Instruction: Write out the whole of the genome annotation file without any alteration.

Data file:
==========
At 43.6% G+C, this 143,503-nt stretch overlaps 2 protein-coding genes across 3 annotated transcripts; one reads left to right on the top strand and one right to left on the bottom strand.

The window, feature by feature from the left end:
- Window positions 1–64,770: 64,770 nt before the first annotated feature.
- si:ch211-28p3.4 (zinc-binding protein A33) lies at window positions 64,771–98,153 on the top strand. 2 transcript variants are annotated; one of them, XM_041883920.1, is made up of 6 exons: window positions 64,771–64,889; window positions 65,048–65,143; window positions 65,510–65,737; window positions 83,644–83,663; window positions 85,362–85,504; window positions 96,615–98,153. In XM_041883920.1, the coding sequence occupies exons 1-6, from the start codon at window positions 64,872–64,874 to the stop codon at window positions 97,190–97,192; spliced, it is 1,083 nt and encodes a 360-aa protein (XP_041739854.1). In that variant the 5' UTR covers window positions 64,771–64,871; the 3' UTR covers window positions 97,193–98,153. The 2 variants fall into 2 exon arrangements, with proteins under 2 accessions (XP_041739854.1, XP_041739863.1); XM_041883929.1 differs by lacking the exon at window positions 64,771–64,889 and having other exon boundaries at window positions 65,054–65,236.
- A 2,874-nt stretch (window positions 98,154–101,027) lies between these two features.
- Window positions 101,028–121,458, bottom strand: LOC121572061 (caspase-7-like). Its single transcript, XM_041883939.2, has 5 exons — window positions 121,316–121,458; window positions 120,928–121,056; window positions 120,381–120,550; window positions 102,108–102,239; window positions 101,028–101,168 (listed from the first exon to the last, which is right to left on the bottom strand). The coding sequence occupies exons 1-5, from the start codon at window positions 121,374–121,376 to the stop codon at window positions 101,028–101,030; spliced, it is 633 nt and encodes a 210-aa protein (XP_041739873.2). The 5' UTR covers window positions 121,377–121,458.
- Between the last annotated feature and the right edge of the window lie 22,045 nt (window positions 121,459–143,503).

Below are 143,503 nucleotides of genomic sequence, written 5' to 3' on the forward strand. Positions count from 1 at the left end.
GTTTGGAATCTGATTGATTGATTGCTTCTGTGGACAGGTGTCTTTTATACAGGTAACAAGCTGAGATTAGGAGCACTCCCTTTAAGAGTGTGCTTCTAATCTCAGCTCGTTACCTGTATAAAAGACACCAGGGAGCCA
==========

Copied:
At 43.6% G+C, this 143,503-nt stretch overlaps 2 protein-coding genes across 3 annotated transcripts; one reads left to right on the top strand and one right to left on the bottom strand.

The window, feature by feature from the left end:
- Window positions 1–64,770: 64,770 nt before the first annotated feature.
- si:ch211-28p3.4 (zinc-binding protein A33) lies at window positions 64,771–98,153 on the top strand. 2 transcript variants are annotated; one of them, XM_041883920.1, is made up of 6 exons: window positions 64,771–64,889; window positions 65,048–65,143; window positions 65,510–65,737; window positions 83,644–83,663; window positions 85,362–85,504; window positions 96,615–98,153. In XM_041883920.1, the coding sequence occupies exons 1-6, from the start codon at window positions 64,872–64,874 to the stop codon at window positions 97,190–97,192; spliced, it is 1,083 nt and encodes a 360-aa protein (XP_041739854.1). In that variant the 5' UTR covers window positions 64,771–64,871; the 3' UTR covers window positions 97,193–98,153. The 2 variants fall into 2 exon arrangements, with proteins under 2 accessions (XP_041739854.1, XP_041739863.1); XM_041883929.1 differs by lacking the exon at window positions 64,771–64,889 and having other exon boundaries at window positions 65,054–65,236.
- A 2,874-nt stretch (window positions 98,154–101,027) lies between these two features.
- Window positions 101,028–121,458, bottom strand: LOC121572061 (caspase-7-like). Its single transcript, XM_041883939.2, has 5 exons — window positions 121,316–121,458; window positions 120,928–121,056; window positions 120,381–120,550; window positions 102,108–102,239; window positions 101,028–101,168 (listed from the first exon to the last, which is right to left on the bottom strand). The coding sequence occupies exons 1-5, from the start codon at window positions 121,374–121,376 to the stop codon at window positions 101,028–101,030; spliced, it is 633 nt and encodes a 210-aa protein (XP_041739873.2). The 5' UTR covers window positions 121,377–121,458.
- Between the last annotated feature and the right edge of the window lie 22,045 nt (window positions 121,459–143,503).

Below are 143,503 nucleotides of genomic sequence, written 5' to 3' on the forward strand. Positions count from 1 at the left end.
GTTTGGAATCTGATTGATTGATTGCTTCTGTGGACAGGTGTCTTTTATACAGGTAACAAGCTGAGATTAGGAGCACTCCCTTTAAGAGTGTGCTTCTAATCTCAGCTCGTTACCTGTATAAAAGACACCAGGGAGCCA